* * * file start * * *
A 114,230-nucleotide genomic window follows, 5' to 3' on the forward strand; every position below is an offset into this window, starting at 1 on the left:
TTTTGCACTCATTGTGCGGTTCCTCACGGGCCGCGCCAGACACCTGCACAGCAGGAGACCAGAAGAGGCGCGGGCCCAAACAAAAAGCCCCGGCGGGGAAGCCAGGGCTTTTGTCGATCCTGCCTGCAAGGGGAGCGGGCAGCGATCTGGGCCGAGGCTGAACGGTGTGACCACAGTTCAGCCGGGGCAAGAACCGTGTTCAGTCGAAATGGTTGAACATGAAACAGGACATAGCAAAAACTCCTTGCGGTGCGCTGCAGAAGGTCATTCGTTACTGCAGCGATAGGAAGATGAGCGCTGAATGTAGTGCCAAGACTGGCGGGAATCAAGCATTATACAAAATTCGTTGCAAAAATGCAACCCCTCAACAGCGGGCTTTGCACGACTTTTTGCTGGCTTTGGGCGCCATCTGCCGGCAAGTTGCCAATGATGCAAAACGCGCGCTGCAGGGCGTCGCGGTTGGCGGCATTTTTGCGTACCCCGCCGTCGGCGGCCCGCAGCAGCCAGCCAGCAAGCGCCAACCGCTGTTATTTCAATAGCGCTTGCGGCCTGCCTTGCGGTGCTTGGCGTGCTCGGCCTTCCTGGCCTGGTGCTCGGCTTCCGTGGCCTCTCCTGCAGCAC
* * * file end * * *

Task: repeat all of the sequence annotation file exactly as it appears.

A 114,230-nucleotide genomic window follows, 5' to 3' on the forward strand; every position below is an offset into this window, starting at 1 on the left:
TTTTGCACTCATTGTGCGGTTCCTCACGGGCCGCGCCAGACACCTGCACAGCAGGAGACCAGAAGAGGCGCGGGCCCAAACAAAAAGCCCCGGCGGGGAAGCCAGGGCTTTTGTCGATCCTGCCTGCAAGGGGAGCGGGCAGCGATCTGGGCCGAGGCTGAACGGTGTGACCACAGTTCAGCCGGGGCAAGAACCGTGTTCAGTCGAAATGGTTGAACATGAAACAGGACATAGCAAAAACTCCTTGCGGTGCGCTGCAGAAGGTCATTCGTTACTGCAGCGATAGGAAGATGAGCGCTGAATGTAGTGCCAAGACTGGCGGGAATCAAGCATTATACAAAATTCGTTGCAAAAATGCAACCCCTCAACAGCGGGCTTTGCACGACTTTTTGCTGGCTTTGGGCGCCATCTGCCGGCAAGTTGCCAATGATGCAAAACGCGCGCTGCAGGGCGTCGCGGTTGGCGGCATTTTTGCGTACCCCGCCGTCGGCGGCCCGCAGCAGCCAGCCAGCAAGCGCCAACCGCTGTTATTTCAATAGCGCTTGCGGCCTGCCTTGCGGTGCTTGGCGTGCTCGGCCTTCCTGGCCTGGTGCTCGGCTTCCGTGGCCTCTCCTGCAGCAC